52

Reference - Cyclecraft by John Franklin A cycle takes more than twice as far to stop using only the rear brake compared to using only the front brake, which will usually stop the machine just as quickly as using both brakes. Nevertheless, you should always apply the rear brake, and slightly in advance of the front brake, so that a slight skid at the rear ...


36

Years ago when cars started to get ABS, the argument was that a skilled driver could stop quicker with it turned off, and there was proof of it. When Traction control came in a skilled driver could go faster with it turned off. When ESP became available, ditto. We all know that an unskilled driver benefits enormously from these aids, and it turns out not ...


30

Bicycle dynamics A bicycle may only be ridden because of the peculiar steering geometry. The centre of the contact patch of the tyre is behind the point where the steering axis intersects with the ground. The distance between these points is called trail. In order to visualise it you may have a look at this figure from the bicycle dynamics article on ...


22

I've always used both. Among other things, if you apply both brakes you're in much better shape should one of the brakes fail suddenly (eg, broken cable, unanticipated wet rim, etc). But then, I've never pretended to be a racer. Added: It should be noted that, unless you're riding like a maniac (or at least like a BMX rider), 95% (at least) of your ...


19

I'd qualify myself as a "skilled" cyclist. I would not say that I only use the front brake 95% of the time. When riding in a peleton it would be very dangerous to make any kind of sudden stop as you cause alarm and possible collision with people behind you. If i do need to slow in a group, I use only my back brake. It allows a far more gradual slowing and ...


16

Although this isn't explicitly part of your question, I'll go ahead and throw it in as it's one of the most important factors to consider in terms of increased suspension if you plan on pedaling your bike- the basic principle behind propelling a bike is to convert a mostly downward force (pedaling) into forward momentum (the drivetrain turning the back wheel ...


14

I've ridden several thousand miles a year for the past several decades, so I consider myself a skilled cyclist, or at least an experienced one. I usually (80-90% of the time) apply both brakes equally. In a downhill situation, or one where I might have to turn sharply while braking, I might use the back brake more than the front. Having had more than a few ...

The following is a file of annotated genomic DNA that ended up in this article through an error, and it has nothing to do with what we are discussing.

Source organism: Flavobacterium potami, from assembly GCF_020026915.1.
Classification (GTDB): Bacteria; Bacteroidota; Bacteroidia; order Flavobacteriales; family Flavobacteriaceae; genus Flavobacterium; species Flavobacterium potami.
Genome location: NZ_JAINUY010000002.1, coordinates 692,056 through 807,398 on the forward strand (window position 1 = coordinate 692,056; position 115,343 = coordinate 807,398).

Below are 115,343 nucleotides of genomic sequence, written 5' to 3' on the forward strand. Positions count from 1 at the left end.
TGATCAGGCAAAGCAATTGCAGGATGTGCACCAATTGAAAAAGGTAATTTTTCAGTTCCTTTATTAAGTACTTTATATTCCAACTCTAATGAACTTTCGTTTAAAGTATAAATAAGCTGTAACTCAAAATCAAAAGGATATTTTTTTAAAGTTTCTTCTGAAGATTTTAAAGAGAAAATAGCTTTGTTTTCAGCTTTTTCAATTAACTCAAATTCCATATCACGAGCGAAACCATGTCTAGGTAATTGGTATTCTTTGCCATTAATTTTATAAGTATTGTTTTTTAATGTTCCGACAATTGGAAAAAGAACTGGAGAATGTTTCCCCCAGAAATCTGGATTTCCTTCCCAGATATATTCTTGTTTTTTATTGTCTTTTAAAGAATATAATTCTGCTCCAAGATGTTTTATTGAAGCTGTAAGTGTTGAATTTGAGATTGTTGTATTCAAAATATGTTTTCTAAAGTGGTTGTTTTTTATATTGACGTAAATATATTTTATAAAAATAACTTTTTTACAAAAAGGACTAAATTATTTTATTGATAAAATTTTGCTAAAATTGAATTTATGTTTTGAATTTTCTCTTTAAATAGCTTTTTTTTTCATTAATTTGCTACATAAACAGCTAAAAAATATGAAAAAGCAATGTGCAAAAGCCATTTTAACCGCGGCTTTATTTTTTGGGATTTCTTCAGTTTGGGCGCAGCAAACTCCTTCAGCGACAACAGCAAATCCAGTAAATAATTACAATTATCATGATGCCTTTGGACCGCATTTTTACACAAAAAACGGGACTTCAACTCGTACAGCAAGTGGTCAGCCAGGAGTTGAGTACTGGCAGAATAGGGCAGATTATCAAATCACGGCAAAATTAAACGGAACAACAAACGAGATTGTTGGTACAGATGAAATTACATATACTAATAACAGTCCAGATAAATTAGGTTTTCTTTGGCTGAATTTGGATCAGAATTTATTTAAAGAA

11

Simple answer is no. I do mountain trail riding and depending on the terrain I would say that the results may vary. How ever I would say that with my style of riding, I do use my front brakes 95% or more. The main reason why I use front brakes that much is because of the control you maintain. Depending on where your center of mass "hovers" over your bike, ...


9

I think this is being over-thought. Aerowheels on messenger rigs have nothing to do with performance, quicker locking ability etc. etc. It’s just the new generation mimicking the older generation, trying to be cool. When I was a messenger, many of us were pursuing racing careers. The messenger gigs were essentially poor man’s training, and a steady source ...


8

As you have found out there only seems to be one true steering damper currently on the market, and it's a speciality product for downhill MTB racing or dealing with cross winds on time trial bikes. This is not a product for the problem you are experiencing - losing control when the front wheel hits a bump. It actually sounds like you have balance and ...


7

disadvantages : more weight (more material, more oil) more energy required in order to pedal the bike is less snappier because it "eats" some of the terrain, so dirt jumping tricks (e.g 360s, backflips, frontflips) are harder than on bikes with less suspension some people believe that more suspension is not appropriate when learning to ride MTB and ...


6

The received wisdom has always been that, in an emergency stop, just pulling hard on the front brakes will massively increase the probability of a flip - especially if you're on a downward slope. The back brake is generally more for minor corrections, a bit of extra control on the speed, but implicitly not about outright stopping. In a peleton or paceline, ...


6

Suspension isn't something that can broken down simply, but let's try. First, you're asking about two different scenarios: front suspension and full suspension. Both setups can range from as little as 80mm on a hard-tail dirt jumper to 215mm on a full downhill/freeride bike. Now, obviously, you're not going to want to grab your downhill bike to become the ...


6

Regarding how increased suspension adversely effects handling. The first consideration is that to accommodate the increased travel you must make the bike taller so that the pedal/chainrings don't hit the ground as you utilize the increased travel. This results in higher center of gravity and the accompanying adverse handling changes. Second; assuming there ...


6

From your description I would guess that your problem not about learning how to do it (you can do it, but only on one side) but more about fear and confidence. There are two things you will need: some quiet spot to practice with smooth surface and not many obstacles, maybe a parking ground or so, a bike that has a preferably upright riding position. The ...


6